The new Alice film and more digital storytelling

Tim Burton’s films are always a bit different. His next film is to be Alice in Wonderland. (See article in the DailyMail Online) He has released a video clip to give us a taste. With johnny Depp as the Mad Hatter, Helena Bonham Carter as the Queen, Alan Rickman as the Caterpillar and Stephen Fry as the Cat, it has a great cast as well as a director with more imagination than most. The trailer looks good but will he be able to do justice to the well-known and loved children’s book? Will his updated version change the story too much?

I believe that this film will add to the discussion about storytelling, as well as visual representions of the written word.

That some of our teachers are starting to allow for a wider range of storytelling in he curriculum is a good thing. It has allowed the curriculum o be more inclusive and enables the visually aware students to showcase their talents. Digital storytelling is still not widely accepted by all teachers, for various reasons. There are numerous ways to introduce digital storytelling into the classroom. Writing and telling stories using digital media brings up a host of questions that relate to narrative and structure, how you approach a lesson and manoeuvre around any technical problems. The later being the biggest factor in teachers not trying this option.

The blog The Digital Narrative: find your story with new media offers a wealth of ideas. The post on teaching methods is great for teachers who want to get started and are looking for ideas. A lot of tools are list with a comment about each. The link to how you might use Animoto was very good.

One simple approach to starting would be to consider creating digital images of words, then using these to build a story. A good introduction to this idea would be to explore 6 or 10 word written stories with students first. This would teach the students about economy of language, and would help them to develop a more complete narrative within these restrictions. Flickr has a group for images of single words and the site, Six Word Stories ( offers a collection of short short stories consisting of just six words. It was inspired by Ernest Hemingway’s famous challenge) would also be interesting for students to “play” with words. Brevity being the key element in this instance. Another Flickr group 09picture stories might also offer teachers and students a good starting point for digital storytelling. In fact there are many fantastic Flickr groups that could be used for inspiration.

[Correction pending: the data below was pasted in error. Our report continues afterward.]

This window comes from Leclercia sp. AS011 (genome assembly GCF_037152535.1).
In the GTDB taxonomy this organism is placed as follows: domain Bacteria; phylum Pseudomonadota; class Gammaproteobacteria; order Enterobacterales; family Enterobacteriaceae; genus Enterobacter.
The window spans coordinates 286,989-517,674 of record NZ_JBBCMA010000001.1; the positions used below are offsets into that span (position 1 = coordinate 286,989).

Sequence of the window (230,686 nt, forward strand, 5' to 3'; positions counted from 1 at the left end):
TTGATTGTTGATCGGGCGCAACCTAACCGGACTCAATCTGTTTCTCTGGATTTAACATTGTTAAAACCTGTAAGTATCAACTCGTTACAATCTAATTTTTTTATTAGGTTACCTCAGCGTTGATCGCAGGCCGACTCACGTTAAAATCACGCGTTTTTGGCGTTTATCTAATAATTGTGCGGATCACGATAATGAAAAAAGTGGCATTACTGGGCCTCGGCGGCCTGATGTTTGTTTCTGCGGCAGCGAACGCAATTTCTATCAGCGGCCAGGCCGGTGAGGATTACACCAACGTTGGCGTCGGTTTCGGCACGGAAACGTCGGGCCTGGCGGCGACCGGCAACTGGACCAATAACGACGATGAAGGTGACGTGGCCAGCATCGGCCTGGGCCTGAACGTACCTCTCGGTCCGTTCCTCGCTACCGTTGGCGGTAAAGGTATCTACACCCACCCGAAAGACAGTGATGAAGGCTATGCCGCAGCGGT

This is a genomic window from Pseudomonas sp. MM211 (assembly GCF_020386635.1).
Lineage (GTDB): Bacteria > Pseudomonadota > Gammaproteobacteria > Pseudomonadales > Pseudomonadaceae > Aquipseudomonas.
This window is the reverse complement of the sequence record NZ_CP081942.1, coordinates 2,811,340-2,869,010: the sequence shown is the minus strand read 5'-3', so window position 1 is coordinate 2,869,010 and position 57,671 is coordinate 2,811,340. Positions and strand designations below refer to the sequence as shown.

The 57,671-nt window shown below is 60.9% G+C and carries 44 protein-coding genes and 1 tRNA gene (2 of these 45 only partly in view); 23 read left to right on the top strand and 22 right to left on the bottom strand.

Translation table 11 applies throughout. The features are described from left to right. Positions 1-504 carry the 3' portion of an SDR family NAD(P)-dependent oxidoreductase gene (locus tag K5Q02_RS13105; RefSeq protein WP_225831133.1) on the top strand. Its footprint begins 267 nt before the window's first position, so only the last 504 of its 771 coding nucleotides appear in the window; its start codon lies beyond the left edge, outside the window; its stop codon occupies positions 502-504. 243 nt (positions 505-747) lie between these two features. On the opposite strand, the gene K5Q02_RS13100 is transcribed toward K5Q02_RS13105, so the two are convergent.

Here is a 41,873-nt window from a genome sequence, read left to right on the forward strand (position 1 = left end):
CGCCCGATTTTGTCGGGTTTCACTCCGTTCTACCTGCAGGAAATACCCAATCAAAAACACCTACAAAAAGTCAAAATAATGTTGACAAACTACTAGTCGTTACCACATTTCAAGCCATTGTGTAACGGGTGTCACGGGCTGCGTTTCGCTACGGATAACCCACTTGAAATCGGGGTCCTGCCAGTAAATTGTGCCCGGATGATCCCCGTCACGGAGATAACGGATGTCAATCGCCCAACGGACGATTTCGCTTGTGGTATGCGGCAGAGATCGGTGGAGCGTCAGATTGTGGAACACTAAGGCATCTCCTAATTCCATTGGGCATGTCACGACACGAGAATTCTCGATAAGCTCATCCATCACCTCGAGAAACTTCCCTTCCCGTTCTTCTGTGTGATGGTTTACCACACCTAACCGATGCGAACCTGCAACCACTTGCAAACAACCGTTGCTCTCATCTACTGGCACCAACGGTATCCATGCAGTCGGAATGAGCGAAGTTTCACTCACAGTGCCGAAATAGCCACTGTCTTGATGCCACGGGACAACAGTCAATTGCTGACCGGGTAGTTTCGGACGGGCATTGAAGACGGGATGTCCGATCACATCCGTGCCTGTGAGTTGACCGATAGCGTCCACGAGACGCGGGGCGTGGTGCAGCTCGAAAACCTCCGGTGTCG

I also like Moodstream. This is a tool that graphically shows students how you can put together ideas, images and sounds to create something more than the sum of the parts, but simpler than a longer film. I wrote a bit of a “how-to” in a post last year.

I am still working on encouraging teachers to give the various options a try and it is great when the students and staff have success.

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